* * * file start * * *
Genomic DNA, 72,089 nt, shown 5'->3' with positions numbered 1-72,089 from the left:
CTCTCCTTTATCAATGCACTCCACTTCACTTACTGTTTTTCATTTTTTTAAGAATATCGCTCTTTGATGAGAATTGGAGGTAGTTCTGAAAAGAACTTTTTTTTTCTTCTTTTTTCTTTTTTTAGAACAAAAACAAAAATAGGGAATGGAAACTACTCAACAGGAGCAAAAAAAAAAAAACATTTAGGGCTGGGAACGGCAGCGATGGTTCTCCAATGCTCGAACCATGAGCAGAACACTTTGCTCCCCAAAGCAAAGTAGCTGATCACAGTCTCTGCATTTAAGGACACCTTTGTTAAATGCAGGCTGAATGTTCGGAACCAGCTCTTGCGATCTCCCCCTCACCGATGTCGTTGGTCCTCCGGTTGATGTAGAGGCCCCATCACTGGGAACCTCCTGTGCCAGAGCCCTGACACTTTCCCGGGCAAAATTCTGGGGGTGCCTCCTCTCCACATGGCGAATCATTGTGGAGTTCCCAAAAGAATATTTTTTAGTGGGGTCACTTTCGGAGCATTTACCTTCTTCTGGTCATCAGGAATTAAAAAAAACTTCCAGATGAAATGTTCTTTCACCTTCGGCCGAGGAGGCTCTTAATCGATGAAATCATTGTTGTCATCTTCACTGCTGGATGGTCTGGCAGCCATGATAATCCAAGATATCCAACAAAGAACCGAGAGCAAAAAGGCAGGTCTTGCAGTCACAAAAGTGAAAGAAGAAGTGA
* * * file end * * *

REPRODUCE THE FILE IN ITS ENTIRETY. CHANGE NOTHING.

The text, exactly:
Genomic DNA, 72,089 nt, shown 5'->3' with positions numbered 1-72,089 from the left:
CTCTCCTTTATCAATGCACTCCACTTCACTTACTGTTTTTCATTTTTTTAAGAATATCGCTCTTTGATGAGAATTGGAGGTAGTTCTGAAAAGAACTTTTTTTTTCTTCTTTTTTCTTTTTTTAGAACAAAAACAAAAATAGGGAATGGAAACTACTCAACAGGAGCAAAAAAAAAAAAACATTTAGGGCTGGGAACGGCAGCGATGGTTCTCCAATGCTCGAACCATGAGCAGAACACTTTGCTCCCCAAAGCAAAGTAGCTGATCACAGTCTCTGCATTTAAGGACACCTTTGTTAAATGCAGGCTGAATGTTCGGAACCAGCTCTTGCGATCTCCCCCTCACCGATGTCGTTGGTCCTCCGGTTGATGTAGAGGCCCCATCACTGGGAACCTCCTGTGCCAGAGCCCTGACACTTTCCCGGGCAAAATTCTGGGGGTGCCTCCTCTCCACATGGCGAATCATTGTGGAGTTCCCAAAAGAATATTTTTTAGTGGGGTCACTTTCGGAGCATTTACCTTCTTCTGGTCATCAGGAATTAAAAAAAACTTCCAGATGAAATGTTCTTTCACCTTCGGCCGAGGAGGCTCTTAATCGATGAAATCATTGTTGTCATCTTCACTGCTGGATGGTCTGGCAGCCATGATAATCCAAGATATCCAACAAAGAACCGAGAGCAAAAAGGCAGGTCTTGCAGTCACAAAAGTGAAAGAAGAAGTGA